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(Slate)   The ten best decisions of 2013. Apparently, Apple did something right this year   (slate.com) divider line 15
    More: PSA, Orange Is the New Black, Uber, Chromebook, share buyback, financial engineering, supply-side, activist investors, J.C. Penney  
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3020 clicks; posted to Business » on 20 Dec 2013 at 10:37 AM (45 weeks ago)   |  Favorite    |   share:  Share on Twitter share via Email Share on Facebook   more»



15 Comments   (+0 »)
   
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2013-12-20 09:12:23 AM  
The culture of pursuing aggressive growth for the long term at the expense of short-term profits is common in Google's online-services homeland, but it's bracing to see Mountain View bringing the same spirit to consumer hardware.

B-b-but shareholders!?!

Smart businesses can balance both.  Shareholder value is important, but if you let that drive you to destroy the long-term viability of the actual business, the shareholder is no longer in a symbiotic relationship with the business.  The shareholder becomes a parasite.

Good on Google.
 
2013-12-20 09:34:41 AM  
Amazon pre-announces an illegal product.

One big problem with Amazon's plan for same-day delivery of small items via quadrotor drone is that they don't have the technology working yet. Another problem is that it's currently illegal. Announcing the nonexistent product on 60 Minutes is a smart way to make some lemonade. Get people talking about the potential benefits of this kind of delivery and you're doing some prelobbying on behalf of commercial drone legalization.


Wait, "prelobbying on behalf of commercial drone legalization"? Did he not understand it was just a great marketing ploy and nothing more?
 
2013-12-20 11:32:08 AM  
JC Penney's no-sales policy failed because Americans are dumb.  (Which, maybe means that JC Penney's execs were dumb for not realizing that.)  Still, dumb was clearly involved.
 
2013-12-20 11:40:12 AM  

scottydoesntknow: Amazon pre-announces an illegal product.

One big problem with Amazon's plan for same-day delivery of small items via quadrotor drone is that they don't have the technology working yet. Another problem is that it's currently illegal. Announcing the nonexistent product on 60 Minutes is a smart way to make some lemonade. Get people talking about the potential benefits of this kind of delivery and you're doing some prelobbying on behalf of commercial drone legalization.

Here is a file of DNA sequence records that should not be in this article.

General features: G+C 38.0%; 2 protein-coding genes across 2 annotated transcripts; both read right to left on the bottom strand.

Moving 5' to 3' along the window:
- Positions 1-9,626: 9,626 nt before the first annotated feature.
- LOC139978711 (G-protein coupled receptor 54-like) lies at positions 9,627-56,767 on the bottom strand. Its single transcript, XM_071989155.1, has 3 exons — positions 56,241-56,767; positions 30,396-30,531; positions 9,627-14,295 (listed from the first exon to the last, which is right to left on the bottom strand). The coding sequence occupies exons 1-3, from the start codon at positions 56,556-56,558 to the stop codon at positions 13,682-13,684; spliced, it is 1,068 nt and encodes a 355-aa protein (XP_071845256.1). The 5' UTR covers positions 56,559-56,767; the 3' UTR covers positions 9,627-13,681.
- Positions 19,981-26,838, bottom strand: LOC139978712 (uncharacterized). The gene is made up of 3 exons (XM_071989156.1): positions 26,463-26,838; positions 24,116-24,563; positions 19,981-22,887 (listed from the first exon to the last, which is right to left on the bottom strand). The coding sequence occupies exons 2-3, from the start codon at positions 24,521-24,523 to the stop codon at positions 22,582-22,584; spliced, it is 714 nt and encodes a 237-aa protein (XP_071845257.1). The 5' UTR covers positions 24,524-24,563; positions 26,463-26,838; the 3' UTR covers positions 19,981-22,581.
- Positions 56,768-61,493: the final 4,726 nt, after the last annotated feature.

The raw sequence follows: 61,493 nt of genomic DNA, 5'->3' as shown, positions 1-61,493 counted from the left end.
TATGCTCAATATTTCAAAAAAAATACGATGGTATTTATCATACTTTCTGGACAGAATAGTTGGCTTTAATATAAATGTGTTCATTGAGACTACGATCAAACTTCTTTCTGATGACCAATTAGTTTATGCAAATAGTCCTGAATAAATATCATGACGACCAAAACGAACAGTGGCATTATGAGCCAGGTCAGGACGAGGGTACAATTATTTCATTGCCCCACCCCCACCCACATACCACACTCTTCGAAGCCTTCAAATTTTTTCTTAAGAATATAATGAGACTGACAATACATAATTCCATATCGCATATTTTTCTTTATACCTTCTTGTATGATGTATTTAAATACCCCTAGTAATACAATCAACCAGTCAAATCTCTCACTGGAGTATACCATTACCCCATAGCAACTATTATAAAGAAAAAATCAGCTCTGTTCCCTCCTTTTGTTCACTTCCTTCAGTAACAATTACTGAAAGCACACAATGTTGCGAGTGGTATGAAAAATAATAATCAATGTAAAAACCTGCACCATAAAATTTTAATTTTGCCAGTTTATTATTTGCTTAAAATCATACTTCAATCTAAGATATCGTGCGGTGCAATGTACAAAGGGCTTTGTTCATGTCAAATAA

Wait, "prelobbying on behalf of commercial drone legalization"? Did he not understand it was just a great marketing ploy and nothing more?


I wouldn't necessarily say "nothing more". 5-10 years from now is a long time. It might not be exactly what they said, but I imagine that Amazon might actually be working on a drone delivery service.
 
2013-12-20 11:52:05 AM  
Apple could shiat on burning orphans and their stock will go up... as long as they are not workers at Foxcann.
 
2013-12-20 12:03:03 PM  
"Apple hired Angela Ahrendts, seen here in London in September 2011, in one of the 10 best business decisions in 2013. "

Yup, can confirm that background is definitely London.
 
2013-12-20 12:14:41 PM  
Wow...a Fark listicle that wasn't completely pants-on-head stupid. *scratches head*
 
2013-12-20 12:44:37 PM  
Poor reporter. You're going to be ostracized. Don't you know that every decision Apple makes is wrong, and that they're doooomed! How dare you think for yourself, instead of parroting the standard bullshiat.

Opening the Apple Stores in the first place meant they were doooomed! Remember how that put them out of business? Oh, wait... the opposite of that. The stores make huge profits.